This was a fantastic trip combining three wonderful, and very different, regions of Peru. It's a hectic trip, but absolutely worth it - so rewarding!
- What was the most inspirational moment of your trip?
All of the trip was amazing, but the most rewarding moment was the first sight of Machu Picchu after 4 days of trekking. The anticipation was building over the 4 days and on the last day we all just wanted to get there!! We walked through the Sun Gate as a group and there it was in distance. I cried at the sight (and wasn't the only one to do so!)
The rainforest was also wonderful. Unfortunately due to flight delays on the way out to Peru, our time in the jungle was cut short, but we made the most of the time we did have there, with a night trek, long (15km) trek and caiman spotting. We saw so much wildlife and plant life on all the trips - it was fantastic!!
The Islands on Lake Titicaca were also highly enjoyable and quite enlightening to see how the people live, particularly on the floating Uros Islands. Some reviewers panned this part of the trip as being highly commercialised and purely for tourists, so I was expecting a Peruvian equivalent of Blackpool!! But I was very happy to see just how wrong those people were!
- What did you think of your group leader?
Arturo was great!! Very kind, very patient, very helpful and so much knowledge!!! He really was an excellent guide and it was a pleasure to know him for those 2 weeks.
We also had some other guides for the different parts of the trip - Admil on the Inca Trail, who was a really great guy too. He was in training to be a full guide and will certainly do a great job when he gets there!
Also of note was Juan Carlos, our guide in the rainforest on the night and long treks. He can literally spot an ant from a kilometre away!!!
And a big shout goes out to our porters on the Inca Trail who did a star job. Special commendation to teh toilet tent porter!!!!
- Do you have any advice for potential travellers?
Try to pack light - you don't need as much as you think! Layers are definitely the way forward, particularly on the Inca Trail. Also, thermals for sleeping in - it gets pretty chilly at night, especially at the higher levels. I also slept in my thermals in the jungle and during the homestay on Amantani Island. Hat and gloves are also advisable. You have to pack very light for the Inca Trail and one change of clothing (plus waterproofs) is sufficient. The 10kg allowance is strictly adhered to and that includes sleeping bag and mat. Although I didn't take my sandals on the Trail, it would have been nice to have had something to change into after wearing trekking boots all day.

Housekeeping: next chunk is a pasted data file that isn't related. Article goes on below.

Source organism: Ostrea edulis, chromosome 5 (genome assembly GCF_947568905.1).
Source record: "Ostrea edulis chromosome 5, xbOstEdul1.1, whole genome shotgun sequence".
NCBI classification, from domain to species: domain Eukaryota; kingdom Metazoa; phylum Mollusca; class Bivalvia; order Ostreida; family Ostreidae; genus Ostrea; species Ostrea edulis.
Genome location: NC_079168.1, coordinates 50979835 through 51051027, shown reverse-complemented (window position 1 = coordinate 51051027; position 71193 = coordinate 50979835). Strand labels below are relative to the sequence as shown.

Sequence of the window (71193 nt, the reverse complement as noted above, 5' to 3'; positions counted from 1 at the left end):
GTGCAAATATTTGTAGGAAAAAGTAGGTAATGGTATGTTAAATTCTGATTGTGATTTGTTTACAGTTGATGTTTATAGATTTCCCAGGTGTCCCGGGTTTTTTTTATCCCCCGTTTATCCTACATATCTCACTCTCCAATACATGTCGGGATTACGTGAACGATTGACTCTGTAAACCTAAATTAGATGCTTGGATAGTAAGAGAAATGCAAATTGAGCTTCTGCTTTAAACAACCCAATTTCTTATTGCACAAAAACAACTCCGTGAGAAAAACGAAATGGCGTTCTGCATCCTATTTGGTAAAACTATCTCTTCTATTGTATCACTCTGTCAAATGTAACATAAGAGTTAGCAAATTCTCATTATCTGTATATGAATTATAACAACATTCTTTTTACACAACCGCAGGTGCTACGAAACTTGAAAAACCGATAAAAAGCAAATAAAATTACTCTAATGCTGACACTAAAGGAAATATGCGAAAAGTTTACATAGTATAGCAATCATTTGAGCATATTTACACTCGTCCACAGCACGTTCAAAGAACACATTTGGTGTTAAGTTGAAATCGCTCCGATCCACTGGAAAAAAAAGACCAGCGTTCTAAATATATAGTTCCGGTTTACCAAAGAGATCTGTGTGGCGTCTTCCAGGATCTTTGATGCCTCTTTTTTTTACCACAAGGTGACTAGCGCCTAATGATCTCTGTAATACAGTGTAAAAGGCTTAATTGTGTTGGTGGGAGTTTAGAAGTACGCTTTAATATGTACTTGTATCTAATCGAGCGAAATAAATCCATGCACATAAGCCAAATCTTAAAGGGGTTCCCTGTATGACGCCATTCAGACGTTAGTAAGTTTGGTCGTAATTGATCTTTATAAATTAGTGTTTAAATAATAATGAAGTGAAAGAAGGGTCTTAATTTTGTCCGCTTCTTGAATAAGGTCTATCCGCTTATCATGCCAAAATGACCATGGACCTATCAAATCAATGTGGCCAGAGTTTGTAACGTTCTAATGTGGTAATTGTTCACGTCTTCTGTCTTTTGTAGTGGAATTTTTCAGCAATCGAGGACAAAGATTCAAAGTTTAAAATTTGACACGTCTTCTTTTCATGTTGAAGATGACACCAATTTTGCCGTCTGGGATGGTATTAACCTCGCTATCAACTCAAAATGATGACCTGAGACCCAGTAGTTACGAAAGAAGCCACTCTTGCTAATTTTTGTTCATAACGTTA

Take lots of wet wipes - they come in extremely useful on the Inca Trail and Amantani Island where there are no showers. Also take plenty of tissues (easier to carry than toilet roll), as even in cafés and restaurants, toilet paper is not always available. For the Inca Trail, there are toilet tents for the group (basic but better than a bush!), but if you're one of the last to use them (or if people are having "problems"), it can be quite unpleasant. Take Olbas Oil (or similar) that you can soak a tissue with to keep over your nose when using the loo!!!
Exodus advises water purification tablets, but you don't need them. Everywhere we went we had access to (purchase) bottled water, except on days 3 and 4 of the Inca Trail and on Amatani Island. On the Trail, the porters boil and cool water to fill up water bottles every day and provide packs of flavoured powders for the taste.
Deet is a must, particularly in the rainforest. Just don't wear anything plastic - I melted the back of my Swatch watch and another traveller melted part of her glasses!!
Head torches are also a must - hand held is OK but when you're trying to pee in the dark, set up sleeping bags, get changed etc. both hands are needed!! Also come in very useful in the jungle where the rooms are lit only by candles!
There is time to get laundry done in Cusco before the Inca Trail. We also got another load in after the Trail, but we had a little longer there the day after the Trail, as our schedule had been jigged around a bit following the flight delay. There are places open 24 hours though which promise a 90 minute service!
Take spare camera batteries - there's time to charge everything before and after the various trips. I took a Freeloader Solar Charger although very cleverly it didn't adapt to my camera! Also take loads of memory cards - I took 1500 photos over the 2 weeks! A camera with a good zoom and binoculars are essential, especially in the jungle.
- Is there anything else you would like to add?
As if I haven't already said enough!! Well, this was an amazing trip and I would highly recommend it to anyone! You do need a certain level of fitness (and walking poles) for the Inca Trail - some of those Inca steps are mean!! I was lucky not to suffer any effects of altitude, though a number of people in our group did. The scenery is stunning and the end result breathtaking though! For the jungle, I chose not to wear earplugs at night as I didn't want to be deprived of the sound of the howler monkeys waking me up! And we had a major result on Amantani Island, as we were there when a Peuvian wedding was taking place and the following day was the annual Festival of the Spirit of Richness.
This is by no means a relaxing holiday - but when so much is on offer, you want to pack as much in as possible! And what really made it for me (especially as I was travelling alone) was the great group of people I was with - thanks to all of you for making it a most wonderful 2 weeks!